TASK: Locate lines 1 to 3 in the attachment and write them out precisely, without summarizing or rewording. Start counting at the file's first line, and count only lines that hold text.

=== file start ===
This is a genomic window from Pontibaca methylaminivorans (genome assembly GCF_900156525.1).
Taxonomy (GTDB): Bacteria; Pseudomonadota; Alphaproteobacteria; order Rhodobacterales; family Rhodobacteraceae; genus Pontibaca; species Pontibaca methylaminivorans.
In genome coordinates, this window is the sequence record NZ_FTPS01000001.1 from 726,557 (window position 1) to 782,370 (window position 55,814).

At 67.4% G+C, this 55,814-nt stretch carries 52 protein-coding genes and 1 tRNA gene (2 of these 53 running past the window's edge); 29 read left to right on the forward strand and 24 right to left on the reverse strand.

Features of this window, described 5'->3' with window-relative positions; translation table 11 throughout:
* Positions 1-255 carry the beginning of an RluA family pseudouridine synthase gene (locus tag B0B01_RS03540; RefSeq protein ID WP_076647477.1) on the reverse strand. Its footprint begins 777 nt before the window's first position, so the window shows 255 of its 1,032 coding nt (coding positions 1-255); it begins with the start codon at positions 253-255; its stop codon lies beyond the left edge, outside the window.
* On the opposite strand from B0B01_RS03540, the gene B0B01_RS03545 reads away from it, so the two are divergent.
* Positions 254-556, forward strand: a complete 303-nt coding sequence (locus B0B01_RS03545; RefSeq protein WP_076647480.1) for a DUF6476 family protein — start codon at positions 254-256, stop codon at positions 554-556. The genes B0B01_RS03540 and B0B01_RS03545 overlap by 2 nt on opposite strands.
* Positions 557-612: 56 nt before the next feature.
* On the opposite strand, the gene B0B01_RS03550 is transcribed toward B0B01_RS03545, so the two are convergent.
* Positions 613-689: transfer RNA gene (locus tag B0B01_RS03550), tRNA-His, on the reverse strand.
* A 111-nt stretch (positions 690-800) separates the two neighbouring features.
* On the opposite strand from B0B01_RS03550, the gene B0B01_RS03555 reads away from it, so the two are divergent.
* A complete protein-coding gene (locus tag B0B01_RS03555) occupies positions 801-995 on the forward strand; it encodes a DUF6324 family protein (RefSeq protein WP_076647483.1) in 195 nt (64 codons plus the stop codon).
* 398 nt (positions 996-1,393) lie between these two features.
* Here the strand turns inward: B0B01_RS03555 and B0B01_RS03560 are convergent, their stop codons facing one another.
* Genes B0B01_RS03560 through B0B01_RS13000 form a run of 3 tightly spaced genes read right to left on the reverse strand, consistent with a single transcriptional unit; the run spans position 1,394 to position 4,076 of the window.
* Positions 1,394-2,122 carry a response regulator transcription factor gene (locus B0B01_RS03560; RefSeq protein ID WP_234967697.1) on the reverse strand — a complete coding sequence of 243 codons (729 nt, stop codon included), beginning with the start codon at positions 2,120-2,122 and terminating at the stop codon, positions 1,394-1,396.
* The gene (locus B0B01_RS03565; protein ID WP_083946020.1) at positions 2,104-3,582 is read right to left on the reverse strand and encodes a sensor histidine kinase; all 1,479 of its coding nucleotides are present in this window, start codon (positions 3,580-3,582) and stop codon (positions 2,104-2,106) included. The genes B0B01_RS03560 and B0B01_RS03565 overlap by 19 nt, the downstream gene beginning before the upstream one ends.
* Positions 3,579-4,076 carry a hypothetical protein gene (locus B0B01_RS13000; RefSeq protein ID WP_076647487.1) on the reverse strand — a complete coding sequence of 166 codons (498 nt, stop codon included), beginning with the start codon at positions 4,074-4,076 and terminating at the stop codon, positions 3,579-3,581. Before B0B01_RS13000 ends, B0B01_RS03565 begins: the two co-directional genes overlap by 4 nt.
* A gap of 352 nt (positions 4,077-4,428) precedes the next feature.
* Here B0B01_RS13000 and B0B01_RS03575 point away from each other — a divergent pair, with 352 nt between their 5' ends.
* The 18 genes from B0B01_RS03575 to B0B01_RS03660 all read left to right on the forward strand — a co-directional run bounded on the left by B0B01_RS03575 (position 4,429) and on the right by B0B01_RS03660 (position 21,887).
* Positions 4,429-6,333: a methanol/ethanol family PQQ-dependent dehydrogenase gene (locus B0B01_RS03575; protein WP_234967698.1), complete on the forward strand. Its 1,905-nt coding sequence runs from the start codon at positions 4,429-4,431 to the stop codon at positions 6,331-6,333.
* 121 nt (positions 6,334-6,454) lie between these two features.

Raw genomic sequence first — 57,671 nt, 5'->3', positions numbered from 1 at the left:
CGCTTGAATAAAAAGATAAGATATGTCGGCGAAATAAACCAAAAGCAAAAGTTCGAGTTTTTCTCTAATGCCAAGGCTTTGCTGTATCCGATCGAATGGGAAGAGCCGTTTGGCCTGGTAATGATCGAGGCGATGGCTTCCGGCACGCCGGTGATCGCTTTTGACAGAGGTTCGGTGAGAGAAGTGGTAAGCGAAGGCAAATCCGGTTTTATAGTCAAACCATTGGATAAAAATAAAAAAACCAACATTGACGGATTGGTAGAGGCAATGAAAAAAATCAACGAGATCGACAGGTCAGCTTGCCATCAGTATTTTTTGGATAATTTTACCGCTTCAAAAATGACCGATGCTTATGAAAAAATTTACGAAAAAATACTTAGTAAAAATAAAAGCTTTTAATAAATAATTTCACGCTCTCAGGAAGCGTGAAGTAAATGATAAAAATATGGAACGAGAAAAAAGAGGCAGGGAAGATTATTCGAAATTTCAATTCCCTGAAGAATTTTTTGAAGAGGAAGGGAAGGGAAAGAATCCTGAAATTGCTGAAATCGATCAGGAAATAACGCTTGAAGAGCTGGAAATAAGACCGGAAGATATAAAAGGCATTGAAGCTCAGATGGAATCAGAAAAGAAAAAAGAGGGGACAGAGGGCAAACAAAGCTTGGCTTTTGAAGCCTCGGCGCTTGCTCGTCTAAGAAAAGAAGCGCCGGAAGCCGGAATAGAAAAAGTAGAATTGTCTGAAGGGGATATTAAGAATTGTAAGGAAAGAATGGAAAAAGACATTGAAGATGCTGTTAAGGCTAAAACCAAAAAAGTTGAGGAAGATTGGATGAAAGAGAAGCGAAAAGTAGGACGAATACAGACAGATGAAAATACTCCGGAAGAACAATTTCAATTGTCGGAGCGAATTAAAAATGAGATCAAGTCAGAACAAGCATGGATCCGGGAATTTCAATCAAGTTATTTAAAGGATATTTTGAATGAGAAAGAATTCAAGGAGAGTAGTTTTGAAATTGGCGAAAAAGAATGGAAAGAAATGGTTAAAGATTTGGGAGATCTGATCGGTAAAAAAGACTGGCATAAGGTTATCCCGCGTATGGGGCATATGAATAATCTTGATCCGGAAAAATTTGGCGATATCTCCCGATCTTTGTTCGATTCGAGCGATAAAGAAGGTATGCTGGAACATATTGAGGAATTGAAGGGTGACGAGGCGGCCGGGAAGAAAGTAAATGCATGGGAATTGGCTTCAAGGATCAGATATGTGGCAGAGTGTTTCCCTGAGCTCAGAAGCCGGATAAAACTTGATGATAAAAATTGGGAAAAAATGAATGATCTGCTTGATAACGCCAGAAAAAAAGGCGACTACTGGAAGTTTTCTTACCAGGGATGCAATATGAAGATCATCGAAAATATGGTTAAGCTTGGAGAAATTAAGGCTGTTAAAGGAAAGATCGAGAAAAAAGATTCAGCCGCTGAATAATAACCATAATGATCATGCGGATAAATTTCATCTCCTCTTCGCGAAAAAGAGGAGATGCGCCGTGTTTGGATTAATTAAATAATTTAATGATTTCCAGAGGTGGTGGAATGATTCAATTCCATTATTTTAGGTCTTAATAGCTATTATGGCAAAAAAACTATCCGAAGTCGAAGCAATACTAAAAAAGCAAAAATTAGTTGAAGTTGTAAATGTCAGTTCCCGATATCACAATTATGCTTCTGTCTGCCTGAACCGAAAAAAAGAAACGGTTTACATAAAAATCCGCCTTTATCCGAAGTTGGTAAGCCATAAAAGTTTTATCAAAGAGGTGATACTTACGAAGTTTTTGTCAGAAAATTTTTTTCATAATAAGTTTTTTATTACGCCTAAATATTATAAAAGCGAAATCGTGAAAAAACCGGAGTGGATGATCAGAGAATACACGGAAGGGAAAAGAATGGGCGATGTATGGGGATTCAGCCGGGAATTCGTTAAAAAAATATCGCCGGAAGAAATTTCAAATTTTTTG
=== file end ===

This is a genomic window from Pontibaca methylaminivorans (genome assembly GCF_900156525.1).
Taxonomy (GTDB): Bacteria; Pseudomonadota; Alphaproteobacteria; order Rhodobacterales; family Rhodobacteraceae; genus Pontibaca; species Pontibaca methylaminivorans.
In genome coordinates, this window is the sequence record NZ_FTPS01000001.1 from 726,557 (window position 1) to 782,370 (window position 55,814).